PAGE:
EBA’s emphasis on consistent national data and
results for its upcoming stress test will be examined on
Sunday, when the ECB and EBA reveal how banks fared.
some EU countries are subjected to stricter rules than those in
others when calculating common equity tier 1 (CET1).
This is due
to transitional rules for the implementation of the Capital
Requirements Directive (CRR). Those transitional rules can vary
across jurisdictions and are largely taken into account for the
purpose of the stress tests.
When the EBA and ECB release the results of the stress
test and the comprehensive assessment on October 26, market
participants will initially focus on three headline figures for
banks: the CET1 ratio calculated for the asset quality review
(AQR), a baseline scenario, and an adverse scenario.
of CET1 and risk-weighted-assets (RWA) are the key metrics that
determine whether a bank fails or passes the stress test.
determines the quality of the banks’ assets. The
baseline scenario assumes economic development in line with EC
projections until 2016, including GDP growth of 1.5% in 2014,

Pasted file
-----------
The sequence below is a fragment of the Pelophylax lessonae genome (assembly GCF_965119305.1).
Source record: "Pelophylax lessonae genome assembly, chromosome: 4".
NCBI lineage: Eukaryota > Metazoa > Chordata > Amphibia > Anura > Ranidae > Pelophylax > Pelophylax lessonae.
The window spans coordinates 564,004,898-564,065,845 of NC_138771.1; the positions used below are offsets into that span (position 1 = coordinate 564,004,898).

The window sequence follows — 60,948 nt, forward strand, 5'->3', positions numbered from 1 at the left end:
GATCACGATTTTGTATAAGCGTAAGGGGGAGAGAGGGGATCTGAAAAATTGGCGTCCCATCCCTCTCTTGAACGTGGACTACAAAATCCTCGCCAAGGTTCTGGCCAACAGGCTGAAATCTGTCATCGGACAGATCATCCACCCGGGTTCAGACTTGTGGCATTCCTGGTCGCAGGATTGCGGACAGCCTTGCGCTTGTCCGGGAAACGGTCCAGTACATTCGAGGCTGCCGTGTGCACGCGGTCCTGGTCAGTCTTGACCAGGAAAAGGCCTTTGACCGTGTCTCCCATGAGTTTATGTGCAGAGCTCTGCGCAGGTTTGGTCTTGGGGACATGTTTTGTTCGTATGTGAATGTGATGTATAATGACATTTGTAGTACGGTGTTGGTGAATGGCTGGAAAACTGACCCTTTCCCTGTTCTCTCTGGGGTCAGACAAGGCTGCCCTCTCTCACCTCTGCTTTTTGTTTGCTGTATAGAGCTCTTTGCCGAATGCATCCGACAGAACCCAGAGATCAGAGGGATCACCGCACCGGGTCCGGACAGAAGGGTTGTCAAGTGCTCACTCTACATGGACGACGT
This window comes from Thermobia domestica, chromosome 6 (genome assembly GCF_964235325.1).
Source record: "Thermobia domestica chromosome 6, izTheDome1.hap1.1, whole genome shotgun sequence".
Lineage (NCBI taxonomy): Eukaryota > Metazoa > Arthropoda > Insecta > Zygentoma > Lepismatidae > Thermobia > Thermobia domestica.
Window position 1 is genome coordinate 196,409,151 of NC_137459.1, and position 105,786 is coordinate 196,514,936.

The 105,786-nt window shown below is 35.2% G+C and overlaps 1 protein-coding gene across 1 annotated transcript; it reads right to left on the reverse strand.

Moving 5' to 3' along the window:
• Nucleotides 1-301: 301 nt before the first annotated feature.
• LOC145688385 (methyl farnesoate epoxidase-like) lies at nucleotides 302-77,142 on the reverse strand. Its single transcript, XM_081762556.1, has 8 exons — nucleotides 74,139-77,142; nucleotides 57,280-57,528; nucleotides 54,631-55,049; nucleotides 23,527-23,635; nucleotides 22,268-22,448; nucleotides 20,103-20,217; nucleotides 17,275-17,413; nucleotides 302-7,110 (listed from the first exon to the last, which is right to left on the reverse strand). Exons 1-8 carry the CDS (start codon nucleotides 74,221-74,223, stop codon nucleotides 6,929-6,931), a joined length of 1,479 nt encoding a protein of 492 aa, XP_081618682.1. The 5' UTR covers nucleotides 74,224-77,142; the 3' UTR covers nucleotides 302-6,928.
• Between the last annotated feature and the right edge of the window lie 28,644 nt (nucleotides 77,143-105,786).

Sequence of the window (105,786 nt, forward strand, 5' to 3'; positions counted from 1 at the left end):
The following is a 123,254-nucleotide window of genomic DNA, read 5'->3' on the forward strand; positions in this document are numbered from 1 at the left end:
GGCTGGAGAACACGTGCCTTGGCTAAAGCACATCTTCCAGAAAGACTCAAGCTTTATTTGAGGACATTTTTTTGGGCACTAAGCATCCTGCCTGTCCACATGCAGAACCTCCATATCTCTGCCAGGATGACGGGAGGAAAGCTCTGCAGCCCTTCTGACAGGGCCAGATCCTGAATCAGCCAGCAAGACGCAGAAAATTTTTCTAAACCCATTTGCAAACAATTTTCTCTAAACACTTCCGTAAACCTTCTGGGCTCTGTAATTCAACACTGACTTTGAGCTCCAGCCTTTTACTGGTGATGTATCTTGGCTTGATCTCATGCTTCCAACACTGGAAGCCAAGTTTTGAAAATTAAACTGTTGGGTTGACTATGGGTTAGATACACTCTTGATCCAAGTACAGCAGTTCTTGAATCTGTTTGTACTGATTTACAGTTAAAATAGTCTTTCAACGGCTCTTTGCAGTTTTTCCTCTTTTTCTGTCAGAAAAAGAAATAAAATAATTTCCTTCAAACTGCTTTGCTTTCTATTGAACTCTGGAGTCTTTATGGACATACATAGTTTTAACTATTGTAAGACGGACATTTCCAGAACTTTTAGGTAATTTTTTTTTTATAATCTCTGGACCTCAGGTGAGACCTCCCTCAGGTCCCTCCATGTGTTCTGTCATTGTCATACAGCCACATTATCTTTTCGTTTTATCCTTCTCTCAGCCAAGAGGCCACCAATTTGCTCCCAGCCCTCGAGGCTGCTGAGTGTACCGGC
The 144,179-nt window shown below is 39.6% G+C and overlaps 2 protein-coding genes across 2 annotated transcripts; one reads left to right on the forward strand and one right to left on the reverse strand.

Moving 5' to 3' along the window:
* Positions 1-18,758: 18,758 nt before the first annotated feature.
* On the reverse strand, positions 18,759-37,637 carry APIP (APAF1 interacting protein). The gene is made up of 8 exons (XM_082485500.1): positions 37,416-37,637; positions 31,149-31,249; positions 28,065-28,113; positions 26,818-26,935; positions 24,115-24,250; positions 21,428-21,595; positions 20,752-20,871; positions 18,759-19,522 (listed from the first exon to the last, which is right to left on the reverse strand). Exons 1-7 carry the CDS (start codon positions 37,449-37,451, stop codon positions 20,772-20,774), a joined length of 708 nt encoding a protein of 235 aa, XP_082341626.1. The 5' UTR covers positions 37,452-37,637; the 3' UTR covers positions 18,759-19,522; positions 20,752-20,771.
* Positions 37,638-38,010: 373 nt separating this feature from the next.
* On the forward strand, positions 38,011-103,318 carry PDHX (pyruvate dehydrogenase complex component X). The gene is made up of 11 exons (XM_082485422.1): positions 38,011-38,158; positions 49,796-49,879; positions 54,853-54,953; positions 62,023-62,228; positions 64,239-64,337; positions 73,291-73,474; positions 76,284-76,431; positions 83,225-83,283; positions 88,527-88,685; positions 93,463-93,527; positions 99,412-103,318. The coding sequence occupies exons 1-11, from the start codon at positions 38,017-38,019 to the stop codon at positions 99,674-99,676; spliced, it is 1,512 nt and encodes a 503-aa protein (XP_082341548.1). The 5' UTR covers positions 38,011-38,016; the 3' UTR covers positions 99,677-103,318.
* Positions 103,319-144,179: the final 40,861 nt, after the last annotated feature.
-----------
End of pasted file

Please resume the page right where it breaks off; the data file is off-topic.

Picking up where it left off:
2% in 2015, and 1.8% in 2016.
scenario assumes a deterioration in macroeconomic developments,
including a decline of real GDP in the EU by 0.7% in 2014 and
1.5% in 2015, before rising by 0.1% in 2016. Employment falls
significantly during that period.
pass the comprehensive assessment if their results show a CET1
ratio of at least 8% for the AQR and the baseline scenario, and
of 5.5% for the adverse scenario.
But for the
time being, banks in different EU member states do not
necessarily calculate their CET1 capital on the same grounds,
and it will take years before a level playing field is
member states decide to what extent certain assets are
accounted for in regulatory capital during transitional
a result CET1 ratios are not calculated on the same basis in
all member states
limits direct comparability of stress test results, although
large improvements have been made over previous
Deferred tax assets
The most prominent example is the treatment of
deferred tax assets (DTAs), where national rules are still
exclusion of DTAs from CET1 is being phased out, but the CRR